Zoe Hoeberigs is our third Exhibition Attendant for Lisa Reihana: Emissaries. Our attendants each spend approximately six weeks in Venice between May and November 2017. Zoe blogs (below) about her experience travelling to the Biennale Arte 2017 from Documenta 14.
I was lucky enough to travel to Greece before arriving in Venice. The works I encountered in Athens as part of Documenta 14 spoke clearly of the economic and social hardships Greece has felt over the past years. This was further enhanced by the anger scrawled on the walls of buildings throughout the city (I’ve never seen graffiti like it).
A key venue in Athens – EMST National Museum of Contemporary Art – was where I came across a work by Pavel Brăila. Understated in appearance, it was memorable in the humble but clever way it addressed the disparity between rich and poor. The artist presented a fridge on a marble plinth, inscribed with the title The Golden Snow of the Sochi Olympics 2014. The fridge contained snow in jars, taken from stockpiles kept in the various venues of the 2014 Sochi Winter Olympics.
Snow was scarce during the Games so reserves were kept to top up spots where it was needed. The event cost $51 billion to stage and much of that was spent on reacting to the unpredictable weather. At the end of the Games, Russia had topped the medal table, taking 33 of the total 98 medals awarded. Brăila’s contribution to the exhibition was a simple, provocative statement.
I was also fortunate to experience Rasheed Araeen’s project in Kotzias Square. The project invited visitors and locals to share a meal in the temporary dining pavilion erected in this historic commercial centre.
Over dinner I had a conversation with a Greek economist who knew New Zealand well (even sighting Bill English as a friend). We talked about what he had seen play out over the past decade in his homeland. Simply stated, it had been, and was still, very bleak. He spoke passionately about his country and the changes needed to “get things working properly again”.
As the conversation continued, he became more interested in what I shared about the housing crisis in Auckland, something he was yet to hear about. His understanding of New Zealand was as a stable and affluent economy, with strong socialist goals. It was unbelievable to him that we had unattainable property prices, poverty and families without homes. In contrast, Athens has few issues with homelessness, despite the other problems facing its population. Rasheed Araeen wanted this project to give participants a time to “sit together and enjoy a meal while reflecting on possible scenarios for social change.” My evening fully realised the artist’s intentions. It was a beautiful experience that continues to resonate with me. The simple act of breaking bread, and enjoying a conversation, gave me a much deeper understanding of that place and its people – something all good artworks do.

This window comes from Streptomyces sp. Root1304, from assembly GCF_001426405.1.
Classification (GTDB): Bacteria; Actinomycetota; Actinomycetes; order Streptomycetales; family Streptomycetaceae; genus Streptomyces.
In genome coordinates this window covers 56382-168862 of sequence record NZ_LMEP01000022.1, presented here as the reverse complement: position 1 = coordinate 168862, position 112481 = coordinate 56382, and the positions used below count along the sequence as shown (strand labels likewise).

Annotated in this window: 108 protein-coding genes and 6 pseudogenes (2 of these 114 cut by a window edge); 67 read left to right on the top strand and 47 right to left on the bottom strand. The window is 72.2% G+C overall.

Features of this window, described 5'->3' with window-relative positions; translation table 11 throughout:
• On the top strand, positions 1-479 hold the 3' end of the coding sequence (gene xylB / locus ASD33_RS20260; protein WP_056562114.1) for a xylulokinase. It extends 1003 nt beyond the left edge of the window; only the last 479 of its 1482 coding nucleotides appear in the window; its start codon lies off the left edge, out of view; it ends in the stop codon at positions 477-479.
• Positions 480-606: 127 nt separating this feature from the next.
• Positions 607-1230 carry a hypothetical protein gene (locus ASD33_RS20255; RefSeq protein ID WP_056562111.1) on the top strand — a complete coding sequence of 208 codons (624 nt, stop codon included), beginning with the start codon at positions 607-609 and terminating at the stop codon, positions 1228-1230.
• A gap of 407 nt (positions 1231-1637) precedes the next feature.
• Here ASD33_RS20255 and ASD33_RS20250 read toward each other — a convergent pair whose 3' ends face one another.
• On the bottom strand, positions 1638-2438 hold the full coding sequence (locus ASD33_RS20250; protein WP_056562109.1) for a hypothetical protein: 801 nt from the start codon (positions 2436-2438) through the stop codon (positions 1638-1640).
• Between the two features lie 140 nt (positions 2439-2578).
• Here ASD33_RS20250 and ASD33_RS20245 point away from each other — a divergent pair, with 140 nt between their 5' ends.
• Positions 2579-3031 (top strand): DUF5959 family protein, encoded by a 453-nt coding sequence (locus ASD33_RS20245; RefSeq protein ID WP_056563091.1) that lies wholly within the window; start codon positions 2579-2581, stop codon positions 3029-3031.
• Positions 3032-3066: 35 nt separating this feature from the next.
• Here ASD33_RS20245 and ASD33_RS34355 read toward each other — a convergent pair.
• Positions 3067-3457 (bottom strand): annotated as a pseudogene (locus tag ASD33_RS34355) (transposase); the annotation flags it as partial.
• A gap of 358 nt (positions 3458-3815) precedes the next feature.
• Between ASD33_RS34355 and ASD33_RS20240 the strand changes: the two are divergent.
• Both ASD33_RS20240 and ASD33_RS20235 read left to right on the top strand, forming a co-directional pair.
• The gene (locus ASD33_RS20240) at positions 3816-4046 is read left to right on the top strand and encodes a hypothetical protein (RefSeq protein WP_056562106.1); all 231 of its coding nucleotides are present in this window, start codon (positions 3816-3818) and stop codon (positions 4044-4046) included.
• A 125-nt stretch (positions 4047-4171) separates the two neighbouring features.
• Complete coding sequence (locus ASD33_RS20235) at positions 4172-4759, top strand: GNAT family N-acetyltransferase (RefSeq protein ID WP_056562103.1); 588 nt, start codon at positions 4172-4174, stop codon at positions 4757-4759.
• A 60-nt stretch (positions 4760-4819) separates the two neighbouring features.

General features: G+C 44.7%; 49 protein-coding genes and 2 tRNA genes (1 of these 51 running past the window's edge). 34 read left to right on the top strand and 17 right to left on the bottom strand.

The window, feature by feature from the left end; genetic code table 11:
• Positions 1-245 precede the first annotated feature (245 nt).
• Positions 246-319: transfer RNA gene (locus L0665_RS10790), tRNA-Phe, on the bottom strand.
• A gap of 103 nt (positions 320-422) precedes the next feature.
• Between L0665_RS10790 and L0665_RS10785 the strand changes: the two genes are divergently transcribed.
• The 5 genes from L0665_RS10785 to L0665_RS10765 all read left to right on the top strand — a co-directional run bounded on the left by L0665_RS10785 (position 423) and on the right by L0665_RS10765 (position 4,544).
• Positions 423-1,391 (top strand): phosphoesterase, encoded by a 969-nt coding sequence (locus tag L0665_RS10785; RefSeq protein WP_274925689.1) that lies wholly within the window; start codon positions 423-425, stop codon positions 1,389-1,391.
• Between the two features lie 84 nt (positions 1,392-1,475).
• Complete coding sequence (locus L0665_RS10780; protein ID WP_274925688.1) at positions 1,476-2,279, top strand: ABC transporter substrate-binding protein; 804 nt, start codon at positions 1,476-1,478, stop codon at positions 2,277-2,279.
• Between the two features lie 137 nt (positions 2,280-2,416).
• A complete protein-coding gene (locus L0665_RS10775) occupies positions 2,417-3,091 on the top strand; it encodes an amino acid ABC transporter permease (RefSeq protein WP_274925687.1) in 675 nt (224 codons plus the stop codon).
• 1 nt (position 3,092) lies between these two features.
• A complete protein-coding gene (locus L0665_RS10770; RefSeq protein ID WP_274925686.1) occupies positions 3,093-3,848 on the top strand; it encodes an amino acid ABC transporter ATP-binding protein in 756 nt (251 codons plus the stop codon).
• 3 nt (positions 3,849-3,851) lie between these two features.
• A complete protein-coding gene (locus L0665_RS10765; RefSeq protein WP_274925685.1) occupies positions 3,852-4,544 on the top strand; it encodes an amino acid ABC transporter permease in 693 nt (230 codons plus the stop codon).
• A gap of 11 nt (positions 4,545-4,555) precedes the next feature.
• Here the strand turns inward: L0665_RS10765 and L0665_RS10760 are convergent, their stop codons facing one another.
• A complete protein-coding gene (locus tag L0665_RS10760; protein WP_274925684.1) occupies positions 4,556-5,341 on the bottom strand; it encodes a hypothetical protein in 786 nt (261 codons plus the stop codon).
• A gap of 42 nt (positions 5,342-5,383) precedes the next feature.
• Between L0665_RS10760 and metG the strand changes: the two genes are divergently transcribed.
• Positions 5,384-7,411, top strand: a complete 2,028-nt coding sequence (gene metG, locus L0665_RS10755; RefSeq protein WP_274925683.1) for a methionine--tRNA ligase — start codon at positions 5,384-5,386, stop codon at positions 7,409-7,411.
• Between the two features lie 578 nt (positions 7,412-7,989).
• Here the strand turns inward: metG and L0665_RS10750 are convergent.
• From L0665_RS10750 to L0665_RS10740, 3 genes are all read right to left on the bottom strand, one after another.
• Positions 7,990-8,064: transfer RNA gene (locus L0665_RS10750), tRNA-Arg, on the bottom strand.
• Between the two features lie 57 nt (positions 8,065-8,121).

It was in complete contrast that I visited Damien Hirst’s Treasures from the Wreck of the Unbelieveable on my first day in Venice. The exhibition was like nothing I had seen before – enormous, audacious and completely over-the-top. Over two venues, Palazzo Grassi and Punta della Dogana, Hirst presents a gargantuan display of ‘relics’, touted as the lost collection of Aulus Calidius Amotan. The latter was a freed 1st-century slave who spent a fortune on hundreds of objects, all of which have been underwater for 2,000 years after his ship Apistos (unbelievable in Greek), sank in the Indian Ocean.
They are, of course, fakes. The ‘relics’ include historical items modelled from a number of cultures – Grecian, Mayan, Chinese, Egyptian (including a marble pharaoh that resembles Pharrell Williams), alongside statues of Transformer robots, Disney characters and Barbie figures. All are perfectly sculpted in bronze, marble and various precious metals, including rooms full of gold statuettes. [Reviews can be found in the Arts News, The Telegraph (UK) and the New York Times]
The works are undoubtedly incredible examples of stellar craftsmanship, intricately rendered and presented to an impeccable standard (over 1,000 suppliers from Italy, Germany, South Africa and the United States were involved in making the show). The scale of the exhibition and the fact the ‘relics’ are duplicated in three ways (the Original still encrusted with coral; the Treasure a restored version for museum display; and a Copy a reproduction of the original, sometimes at an increased scale) meant their lustre quickly lost its shine. The objects turned gimmicky and cold. I was left pondering not the beauty of the sculptures, or the premise of the exhibition, but just how much money was spent on creating this huge volume of work. In an interview for the BBC, Hirst disclosed the exhibition had cost him more than £50 million.
The exhibition was difficult to enjoy after my experience in Greece, just the week before, and the conversations I had there. The works I saw in Athens, and others since in Venice, show a universal commitment by artists to use their practice to spotlight social, environmental and political issues relevant to them and their communities. The collaborative projects brought people together to explore pertinent issues and provided a platform for different voices to be heard.
In a recent interview Hirst stated “When you’re an artist, everything you do you think is about the world we are living in today” and further explained that the exhibition is a reflection of the world’s current ‘alternate facts’ and ‘post-truth’ political climate. I found this intention difficult to believe since he started this exhibition 10 years ago, when Donald Trump was still a reality TV star. Rather, Treasures from the Wreck of the Unbelievable reflects an artist who is paying little attention to the conversations everyone else is having, choosing to focus on personal fantasy and ignoring the world we live in today.